Five tips for the NQSW job hunt: from recruiters and social workers

Social workers and NQSW scheme recruiters share their tips on maximising your chances in the jobs market

Pic: Social workers Eugene (l) and Nathan (r) credit: Charlie Milligan

Recently I spent a morning with the latest set of social workers to start on Lambeth council’s scheme for newly qualified children’s social workers.

I asked the new intake, some experienced social workers, and the people who run the programme, what tips they’d give to newly qualified social workers (NQSWs) and social work students to improve their chances of landing the job they want.

1. Show your learning didn’t stop at university

Sandra Simpson, part of Lambeth’s social work practice unit: “Although you’ve done three years at uni, and that’s wonderful, I want to see that you’ve still got a commitment to learning. Because learning never, ever stops in social work.”

Nathan Bullens, NQSW: “It’s competitive out there but I think it’s what you do in your training and how much you put in. You’ve got be self-led, and think this is my education, this is my future.

“If there have been shortfalls in what you’ve been taught, you’ve got to step up and say: ‘actually I need to look into this area a little bit more’ and put the hours in.”

2. Answer the application form questions directly

Dee Tracey, who oversees Lambeth’s NQSW scheme: “Always answer the question directly. Say ‘I did this’ and explain how you did it. I’ve read applications and sat in interviews where answers have been far too wishy washy.”

An NQSW scheme social worker: “I think in this climate your application form has to be outstanding. A manager on one of my placements gave me a good tip by pointing out that it’s all evidence-based.

“Go through your form point by point and give evidence for each one. Say what you can do, and then give an example where you’ve done it. It might sound obvious, but it wasn’t to me. The tip helped me get two job offers.”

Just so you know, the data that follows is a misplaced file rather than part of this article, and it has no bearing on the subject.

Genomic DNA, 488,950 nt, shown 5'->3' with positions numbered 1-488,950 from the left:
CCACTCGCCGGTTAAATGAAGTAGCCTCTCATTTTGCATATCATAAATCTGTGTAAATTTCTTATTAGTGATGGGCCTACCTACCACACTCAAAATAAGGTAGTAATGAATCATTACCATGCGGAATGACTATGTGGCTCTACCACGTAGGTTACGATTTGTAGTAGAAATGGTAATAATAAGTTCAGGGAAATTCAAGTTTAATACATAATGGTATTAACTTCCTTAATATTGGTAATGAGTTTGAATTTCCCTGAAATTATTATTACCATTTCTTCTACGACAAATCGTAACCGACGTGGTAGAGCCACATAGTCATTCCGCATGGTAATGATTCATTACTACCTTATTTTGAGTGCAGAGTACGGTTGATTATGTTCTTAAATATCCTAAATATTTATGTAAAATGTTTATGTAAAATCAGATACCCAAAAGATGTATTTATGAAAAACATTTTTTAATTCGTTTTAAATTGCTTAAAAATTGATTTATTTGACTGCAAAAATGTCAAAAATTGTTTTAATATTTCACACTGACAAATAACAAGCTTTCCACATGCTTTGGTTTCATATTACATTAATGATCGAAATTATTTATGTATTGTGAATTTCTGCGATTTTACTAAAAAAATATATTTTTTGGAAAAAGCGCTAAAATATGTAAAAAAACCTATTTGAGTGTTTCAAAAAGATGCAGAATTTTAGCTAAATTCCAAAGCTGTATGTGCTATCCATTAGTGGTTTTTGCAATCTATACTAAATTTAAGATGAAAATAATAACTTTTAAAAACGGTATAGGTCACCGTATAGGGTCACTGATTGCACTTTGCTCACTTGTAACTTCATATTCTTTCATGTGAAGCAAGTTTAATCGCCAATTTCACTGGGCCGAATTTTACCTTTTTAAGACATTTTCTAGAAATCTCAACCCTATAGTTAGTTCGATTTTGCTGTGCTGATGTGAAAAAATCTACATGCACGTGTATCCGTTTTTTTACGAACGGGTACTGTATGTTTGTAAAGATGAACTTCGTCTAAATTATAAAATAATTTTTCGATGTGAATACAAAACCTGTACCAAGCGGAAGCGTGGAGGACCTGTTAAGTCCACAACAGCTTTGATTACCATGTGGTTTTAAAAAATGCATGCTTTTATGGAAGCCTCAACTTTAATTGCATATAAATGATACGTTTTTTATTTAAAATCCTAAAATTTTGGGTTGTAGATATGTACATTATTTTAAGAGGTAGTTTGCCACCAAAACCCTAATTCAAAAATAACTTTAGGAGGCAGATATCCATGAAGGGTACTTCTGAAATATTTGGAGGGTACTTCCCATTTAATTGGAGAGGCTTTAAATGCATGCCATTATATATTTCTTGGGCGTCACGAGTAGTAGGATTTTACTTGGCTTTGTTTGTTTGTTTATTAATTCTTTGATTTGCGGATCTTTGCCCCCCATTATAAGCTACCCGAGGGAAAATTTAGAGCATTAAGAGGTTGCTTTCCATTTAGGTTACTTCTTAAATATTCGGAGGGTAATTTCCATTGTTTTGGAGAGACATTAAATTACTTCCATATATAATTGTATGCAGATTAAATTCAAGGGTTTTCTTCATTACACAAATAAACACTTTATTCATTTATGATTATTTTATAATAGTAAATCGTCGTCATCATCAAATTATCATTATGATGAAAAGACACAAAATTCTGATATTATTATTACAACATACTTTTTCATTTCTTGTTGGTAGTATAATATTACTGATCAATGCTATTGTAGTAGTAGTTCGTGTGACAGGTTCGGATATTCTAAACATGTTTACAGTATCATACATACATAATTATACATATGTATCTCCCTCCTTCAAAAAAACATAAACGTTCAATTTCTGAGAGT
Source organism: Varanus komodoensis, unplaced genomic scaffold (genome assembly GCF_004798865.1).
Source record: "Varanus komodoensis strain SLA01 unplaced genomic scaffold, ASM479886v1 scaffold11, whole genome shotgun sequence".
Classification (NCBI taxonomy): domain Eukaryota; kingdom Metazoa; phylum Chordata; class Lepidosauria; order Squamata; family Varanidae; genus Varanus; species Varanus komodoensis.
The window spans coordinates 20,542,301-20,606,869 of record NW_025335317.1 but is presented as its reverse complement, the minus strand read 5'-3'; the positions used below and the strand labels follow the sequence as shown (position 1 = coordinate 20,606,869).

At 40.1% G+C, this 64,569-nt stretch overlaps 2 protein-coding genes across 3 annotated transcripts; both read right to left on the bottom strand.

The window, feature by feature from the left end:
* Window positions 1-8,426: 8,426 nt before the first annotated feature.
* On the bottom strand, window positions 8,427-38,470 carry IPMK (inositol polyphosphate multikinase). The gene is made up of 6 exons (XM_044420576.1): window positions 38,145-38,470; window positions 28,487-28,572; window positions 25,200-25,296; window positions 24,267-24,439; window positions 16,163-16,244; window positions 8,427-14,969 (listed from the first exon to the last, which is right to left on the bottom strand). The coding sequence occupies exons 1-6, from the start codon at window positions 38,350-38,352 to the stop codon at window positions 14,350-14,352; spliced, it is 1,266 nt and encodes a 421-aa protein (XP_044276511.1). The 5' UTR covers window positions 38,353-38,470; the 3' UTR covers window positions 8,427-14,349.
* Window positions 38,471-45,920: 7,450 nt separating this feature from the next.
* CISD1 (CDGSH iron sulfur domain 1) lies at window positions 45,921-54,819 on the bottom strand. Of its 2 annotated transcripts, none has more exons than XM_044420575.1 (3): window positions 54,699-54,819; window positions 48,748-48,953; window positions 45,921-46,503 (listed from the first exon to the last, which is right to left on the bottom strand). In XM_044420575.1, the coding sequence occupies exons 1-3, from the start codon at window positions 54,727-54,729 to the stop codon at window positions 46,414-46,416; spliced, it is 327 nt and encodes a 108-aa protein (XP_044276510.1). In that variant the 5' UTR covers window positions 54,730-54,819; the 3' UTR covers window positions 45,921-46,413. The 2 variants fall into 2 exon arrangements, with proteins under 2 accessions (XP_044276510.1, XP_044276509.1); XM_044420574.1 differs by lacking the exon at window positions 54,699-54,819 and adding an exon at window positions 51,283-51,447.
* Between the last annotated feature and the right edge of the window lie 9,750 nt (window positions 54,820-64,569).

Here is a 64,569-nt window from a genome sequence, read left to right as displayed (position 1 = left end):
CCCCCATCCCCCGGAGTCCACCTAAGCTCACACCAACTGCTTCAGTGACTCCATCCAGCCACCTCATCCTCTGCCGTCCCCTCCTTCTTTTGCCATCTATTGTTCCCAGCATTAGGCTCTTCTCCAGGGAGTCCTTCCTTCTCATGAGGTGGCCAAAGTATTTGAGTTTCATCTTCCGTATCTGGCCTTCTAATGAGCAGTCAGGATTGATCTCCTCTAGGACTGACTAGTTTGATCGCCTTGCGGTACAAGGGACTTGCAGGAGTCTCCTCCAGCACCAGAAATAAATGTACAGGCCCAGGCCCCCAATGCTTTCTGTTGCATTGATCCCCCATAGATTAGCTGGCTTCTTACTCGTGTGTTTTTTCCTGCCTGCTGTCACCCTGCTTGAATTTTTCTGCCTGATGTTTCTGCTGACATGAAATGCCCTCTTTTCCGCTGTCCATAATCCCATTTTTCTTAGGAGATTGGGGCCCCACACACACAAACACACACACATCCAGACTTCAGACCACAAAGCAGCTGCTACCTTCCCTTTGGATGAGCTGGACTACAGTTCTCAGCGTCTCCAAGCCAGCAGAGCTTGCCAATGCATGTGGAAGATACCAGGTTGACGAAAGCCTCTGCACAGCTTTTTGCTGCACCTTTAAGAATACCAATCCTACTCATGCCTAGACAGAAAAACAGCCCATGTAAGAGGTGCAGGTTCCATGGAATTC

3. Research the area, not just the job

Nathan: “As well as social work questions I remember them saying, tell us how you would make a difference here in Lambeth. I’d done research on the borough, the issues here and, you know, the unique things like 150 different languages being spoken here and the demographics. It really helped.”

4. Prepare by interviewing each other

An NQSW scheme social worker: “I sat down with a group of university friends and we wrote down every question that we thought could possibly come up in each area. Then we interviewed each other.”

“When we did it, I tried to think about an example with a child for every question that comes up. Apart from the fact recruiters asked loads of questions about Munro, more than I expected, we had anticipated a lot of what was asked in our interviews.”

5. Ignore anyone who says ‘social work is recession proof’

Eugene Patton, social worker: “If you’re still a student, work as hard as you possibly can on your placement, gain as much as possible from it because it’s really tough at the moment.

“I think the days of sitting back in the expectation that social work is ‘recession proof’ are over. That’s what we were told when I was at university in 2007 and we all just took it for granted that we’d get jobs.

“Then of course the reality hit. Adult services are being cut, suddenly there are very few jobs available and children’s work is become more and more specialist. It’s very, very hard just now, but it’s all about perseverance.”


Check out more articles from our ’24 hours on the social work frontline’ series

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